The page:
While the privacy groups haven't proposed many specific rules for the FCC to adopt, they want the FCC to go farther than the FTC practice of filing complaints only after the agency saw a privacy violation.
The ISPs "have an obligation" to disclose more details about the information they collect and their uses of it, Feld said. The groups want the FCC to look at how ISPs are coming cable data from customer set-top boxes with other sources to "create very detailed user profiles for marketing purposes," he added.
The privacy groups also want ISPs to get opt-in permission to use customer data for most purposes. "We want ISPs to secure clear permission from subscribers before using the data collected for any purpose other than to provide broadband service," he said.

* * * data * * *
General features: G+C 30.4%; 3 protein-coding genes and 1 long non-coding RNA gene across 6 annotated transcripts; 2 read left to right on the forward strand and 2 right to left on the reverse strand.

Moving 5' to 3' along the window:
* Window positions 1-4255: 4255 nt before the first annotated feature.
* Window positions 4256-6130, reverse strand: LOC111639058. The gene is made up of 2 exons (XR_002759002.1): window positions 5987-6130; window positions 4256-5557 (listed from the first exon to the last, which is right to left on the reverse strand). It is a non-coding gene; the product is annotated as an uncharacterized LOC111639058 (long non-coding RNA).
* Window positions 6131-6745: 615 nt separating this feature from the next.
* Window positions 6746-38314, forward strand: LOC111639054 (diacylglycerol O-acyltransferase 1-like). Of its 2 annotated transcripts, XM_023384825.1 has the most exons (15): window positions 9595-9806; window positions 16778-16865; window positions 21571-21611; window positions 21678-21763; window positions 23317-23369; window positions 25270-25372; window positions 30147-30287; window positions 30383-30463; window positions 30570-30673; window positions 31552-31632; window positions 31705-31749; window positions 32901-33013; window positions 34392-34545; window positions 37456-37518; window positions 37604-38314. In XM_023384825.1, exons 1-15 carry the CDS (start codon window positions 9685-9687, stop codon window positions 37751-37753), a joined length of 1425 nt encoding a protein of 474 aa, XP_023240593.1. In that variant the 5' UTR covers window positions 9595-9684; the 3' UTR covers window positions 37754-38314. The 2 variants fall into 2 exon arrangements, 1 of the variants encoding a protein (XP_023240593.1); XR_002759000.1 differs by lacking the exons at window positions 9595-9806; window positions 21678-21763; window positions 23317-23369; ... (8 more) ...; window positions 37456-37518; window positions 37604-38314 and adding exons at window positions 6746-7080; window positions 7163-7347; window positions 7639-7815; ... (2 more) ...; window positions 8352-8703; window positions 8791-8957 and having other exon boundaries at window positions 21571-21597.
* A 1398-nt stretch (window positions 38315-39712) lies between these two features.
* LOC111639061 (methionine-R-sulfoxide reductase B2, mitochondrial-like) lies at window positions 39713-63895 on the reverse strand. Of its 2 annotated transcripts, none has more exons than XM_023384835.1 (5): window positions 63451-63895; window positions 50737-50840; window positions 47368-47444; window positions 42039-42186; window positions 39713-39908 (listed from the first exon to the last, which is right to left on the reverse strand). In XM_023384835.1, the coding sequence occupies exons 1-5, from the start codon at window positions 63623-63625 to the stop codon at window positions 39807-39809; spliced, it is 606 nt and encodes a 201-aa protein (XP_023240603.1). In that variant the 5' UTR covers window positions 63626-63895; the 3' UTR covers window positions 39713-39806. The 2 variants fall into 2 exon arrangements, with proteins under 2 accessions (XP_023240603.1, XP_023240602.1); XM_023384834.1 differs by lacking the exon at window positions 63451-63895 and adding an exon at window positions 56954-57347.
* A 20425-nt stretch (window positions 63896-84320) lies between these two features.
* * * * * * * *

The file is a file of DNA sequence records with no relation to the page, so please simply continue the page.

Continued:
But extensive new rules may not be necessary with more customers using encryption to protect their data, some critics said.
Even the privacy groups recognize that "the use of encryption only continues to grow," said Debbie Matties, vice president for privacy at CTIA. "While many other companies providing services on the Internet have the ability to see and monetize this encrypted data, ISPs cannot. Different rules for ISPs would only confuse consumers and is not supported by the facts."
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